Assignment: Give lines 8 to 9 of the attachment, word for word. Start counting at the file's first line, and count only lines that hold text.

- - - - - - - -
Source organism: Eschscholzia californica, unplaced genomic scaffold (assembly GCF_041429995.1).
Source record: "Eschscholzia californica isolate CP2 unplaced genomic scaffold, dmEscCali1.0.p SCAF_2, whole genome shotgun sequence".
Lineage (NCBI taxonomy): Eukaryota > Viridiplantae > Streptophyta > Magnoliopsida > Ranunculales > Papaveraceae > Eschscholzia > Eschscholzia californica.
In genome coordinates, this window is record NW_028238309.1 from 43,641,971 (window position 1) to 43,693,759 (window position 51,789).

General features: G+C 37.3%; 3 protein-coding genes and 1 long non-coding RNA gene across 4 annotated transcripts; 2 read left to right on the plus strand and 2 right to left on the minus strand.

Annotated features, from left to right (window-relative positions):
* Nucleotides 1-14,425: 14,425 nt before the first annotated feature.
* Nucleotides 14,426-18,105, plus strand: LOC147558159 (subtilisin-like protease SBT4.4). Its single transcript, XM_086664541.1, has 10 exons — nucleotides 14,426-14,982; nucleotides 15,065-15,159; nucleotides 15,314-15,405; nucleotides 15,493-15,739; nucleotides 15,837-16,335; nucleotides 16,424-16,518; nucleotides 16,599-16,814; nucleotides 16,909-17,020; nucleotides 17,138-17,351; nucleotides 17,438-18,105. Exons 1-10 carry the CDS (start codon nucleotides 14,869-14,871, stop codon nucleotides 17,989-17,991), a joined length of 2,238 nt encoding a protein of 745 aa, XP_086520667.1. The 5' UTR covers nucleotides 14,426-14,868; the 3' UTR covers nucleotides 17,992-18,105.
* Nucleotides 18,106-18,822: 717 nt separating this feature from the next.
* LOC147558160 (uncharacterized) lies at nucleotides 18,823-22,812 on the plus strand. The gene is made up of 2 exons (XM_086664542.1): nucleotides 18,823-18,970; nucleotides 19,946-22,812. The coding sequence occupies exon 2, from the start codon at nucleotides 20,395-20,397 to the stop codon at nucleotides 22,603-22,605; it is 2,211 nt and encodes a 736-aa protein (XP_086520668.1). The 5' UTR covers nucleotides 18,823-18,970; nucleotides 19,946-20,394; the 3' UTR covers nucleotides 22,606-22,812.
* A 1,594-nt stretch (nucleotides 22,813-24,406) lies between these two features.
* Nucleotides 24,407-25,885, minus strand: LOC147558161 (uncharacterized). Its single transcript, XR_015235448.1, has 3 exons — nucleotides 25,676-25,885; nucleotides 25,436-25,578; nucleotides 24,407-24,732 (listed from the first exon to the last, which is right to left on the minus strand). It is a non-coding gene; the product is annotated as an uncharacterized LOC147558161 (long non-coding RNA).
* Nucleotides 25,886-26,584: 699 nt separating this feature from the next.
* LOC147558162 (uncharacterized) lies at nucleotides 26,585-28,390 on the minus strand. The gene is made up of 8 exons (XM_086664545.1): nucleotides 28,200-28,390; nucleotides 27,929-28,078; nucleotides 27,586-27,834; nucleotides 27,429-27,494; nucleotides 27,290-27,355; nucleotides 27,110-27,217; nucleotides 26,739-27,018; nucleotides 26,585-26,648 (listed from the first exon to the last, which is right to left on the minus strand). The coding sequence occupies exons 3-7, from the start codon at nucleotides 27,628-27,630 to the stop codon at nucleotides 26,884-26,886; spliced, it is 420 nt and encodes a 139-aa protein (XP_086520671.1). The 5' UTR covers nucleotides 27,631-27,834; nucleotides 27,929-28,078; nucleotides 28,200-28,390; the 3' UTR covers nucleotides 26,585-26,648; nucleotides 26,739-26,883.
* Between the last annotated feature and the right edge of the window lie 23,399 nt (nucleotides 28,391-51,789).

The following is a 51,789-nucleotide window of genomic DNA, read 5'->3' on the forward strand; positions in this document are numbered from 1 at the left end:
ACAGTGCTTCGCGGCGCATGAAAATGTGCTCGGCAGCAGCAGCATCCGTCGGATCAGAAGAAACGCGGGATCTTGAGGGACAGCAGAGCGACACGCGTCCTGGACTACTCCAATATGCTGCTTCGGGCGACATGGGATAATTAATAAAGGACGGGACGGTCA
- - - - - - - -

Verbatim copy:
* Nucleotides 14,426-18,105, plus strand: LOC147558159 (subtilisin-like protease SBT4.4). Its single transcript, XM_086664541.1, has 10 exons — nucleotides 14,426-14,982; nucleotides 15,065-15,159; nucleotides 15,314-15,405; nucleotides 15,493-15,739; nucleotides 15,837-16,335; nucleotides 16,424-16,518; nucleotides 16,599-16,814; nucleotides 16,909-17,020; nucleotides 17,138-17,351; nucleotides 17,438-18,105. Exons 1-10 carry the CDS (start codon nucleotides 14,869-14,871, stop codon nucleotides 17,989-17,991), a joined length of 2,238 nt encoding a protein of 745 aa, XP_086520667.1. The 5' UTR covers nucleotides 14,426-14,868; the 3' UTR covers nucleotides 17,992-18,105.
* Nucleotides 18,106-18,822: 717 nt separating this feature from the next.